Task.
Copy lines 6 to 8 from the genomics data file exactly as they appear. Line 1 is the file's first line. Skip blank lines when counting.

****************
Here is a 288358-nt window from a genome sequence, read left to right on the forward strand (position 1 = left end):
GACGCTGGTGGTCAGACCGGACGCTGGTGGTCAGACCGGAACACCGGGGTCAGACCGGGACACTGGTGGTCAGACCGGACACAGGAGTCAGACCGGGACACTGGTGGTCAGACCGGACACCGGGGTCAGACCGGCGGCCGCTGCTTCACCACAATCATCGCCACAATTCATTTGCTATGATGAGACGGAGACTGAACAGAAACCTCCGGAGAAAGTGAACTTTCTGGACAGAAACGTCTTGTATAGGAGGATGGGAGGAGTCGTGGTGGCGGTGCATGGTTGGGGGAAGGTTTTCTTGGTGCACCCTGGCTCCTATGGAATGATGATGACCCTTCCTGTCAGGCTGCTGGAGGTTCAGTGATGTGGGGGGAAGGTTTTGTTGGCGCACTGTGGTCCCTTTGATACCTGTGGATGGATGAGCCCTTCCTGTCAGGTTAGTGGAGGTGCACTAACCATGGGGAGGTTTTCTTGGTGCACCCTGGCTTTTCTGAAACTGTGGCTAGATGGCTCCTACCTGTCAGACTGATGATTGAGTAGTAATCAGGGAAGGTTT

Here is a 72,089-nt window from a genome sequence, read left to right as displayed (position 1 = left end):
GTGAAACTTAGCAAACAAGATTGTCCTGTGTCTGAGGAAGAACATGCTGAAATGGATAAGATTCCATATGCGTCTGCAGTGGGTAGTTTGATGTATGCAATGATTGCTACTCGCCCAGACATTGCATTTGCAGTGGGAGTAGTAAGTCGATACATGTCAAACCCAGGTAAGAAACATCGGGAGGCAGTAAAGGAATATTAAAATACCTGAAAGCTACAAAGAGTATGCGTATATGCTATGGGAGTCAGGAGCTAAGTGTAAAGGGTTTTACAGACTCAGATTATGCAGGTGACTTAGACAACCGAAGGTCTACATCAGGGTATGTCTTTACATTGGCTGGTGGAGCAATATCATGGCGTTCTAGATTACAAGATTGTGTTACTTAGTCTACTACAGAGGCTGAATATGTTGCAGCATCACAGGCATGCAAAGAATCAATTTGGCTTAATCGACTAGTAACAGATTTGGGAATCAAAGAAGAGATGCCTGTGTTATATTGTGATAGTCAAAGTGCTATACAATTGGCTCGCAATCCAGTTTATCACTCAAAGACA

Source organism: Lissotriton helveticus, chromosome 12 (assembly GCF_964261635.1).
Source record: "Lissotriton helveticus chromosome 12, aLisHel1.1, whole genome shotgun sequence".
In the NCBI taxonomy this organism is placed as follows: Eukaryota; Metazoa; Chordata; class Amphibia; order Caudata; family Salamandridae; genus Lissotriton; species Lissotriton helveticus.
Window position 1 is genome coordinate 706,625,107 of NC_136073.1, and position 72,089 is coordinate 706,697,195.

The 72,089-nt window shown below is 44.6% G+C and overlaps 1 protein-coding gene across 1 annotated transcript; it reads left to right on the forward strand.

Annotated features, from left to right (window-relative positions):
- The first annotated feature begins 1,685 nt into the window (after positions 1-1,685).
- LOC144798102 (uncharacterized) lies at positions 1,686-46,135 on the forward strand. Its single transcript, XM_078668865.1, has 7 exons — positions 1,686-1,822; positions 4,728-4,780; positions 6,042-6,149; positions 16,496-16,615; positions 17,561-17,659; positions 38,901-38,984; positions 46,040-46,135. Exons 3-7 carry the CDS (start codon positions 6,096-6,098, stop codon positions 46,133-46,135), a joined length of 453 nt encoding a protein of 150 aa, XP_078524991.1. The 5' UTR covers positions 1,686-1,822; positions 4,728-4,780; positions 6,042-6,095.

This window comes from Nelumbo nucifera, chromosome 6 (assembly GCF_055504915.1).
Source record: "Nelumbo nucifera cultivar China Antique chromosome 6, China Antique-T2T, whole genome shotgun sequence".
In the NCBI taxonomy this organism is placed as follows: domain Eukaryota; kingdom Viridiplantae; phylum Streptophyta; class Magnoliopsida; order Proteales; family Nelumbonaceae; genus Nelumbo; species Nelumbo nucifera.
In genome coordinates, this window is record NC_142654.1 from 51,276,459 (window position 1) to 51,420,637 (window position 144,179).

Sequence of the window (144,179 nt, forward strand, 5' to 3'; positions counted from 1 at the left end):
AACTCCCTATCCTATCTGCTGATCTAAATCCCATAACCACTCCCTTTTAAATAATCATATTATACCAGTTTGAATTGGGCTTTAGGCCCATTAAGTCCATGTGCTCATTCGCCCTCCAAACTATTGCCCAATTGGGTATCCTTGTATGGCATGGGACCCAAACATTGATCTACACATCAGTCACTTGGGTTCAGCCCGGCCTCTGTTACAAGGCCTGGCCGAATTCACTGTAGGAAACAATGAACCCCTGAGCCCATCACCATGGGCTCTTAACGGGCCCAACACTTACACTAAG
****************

Source record: "Lissotriton helveticus chromosome 12, aLisHel1.1, whole genome shotgun sequence".
In the NCBI taxonomy this organism is placed as follows: Eukaryota; Metazoa; Chordata; class Amphibia; order Caudata; family Salamandridae; genus Lissotriton; species Lissotriton helveticus.
Window position 1 is genome coordinate 706,625,107 of NC_136073.1, and position 72,089 is coordinate 706,697,195.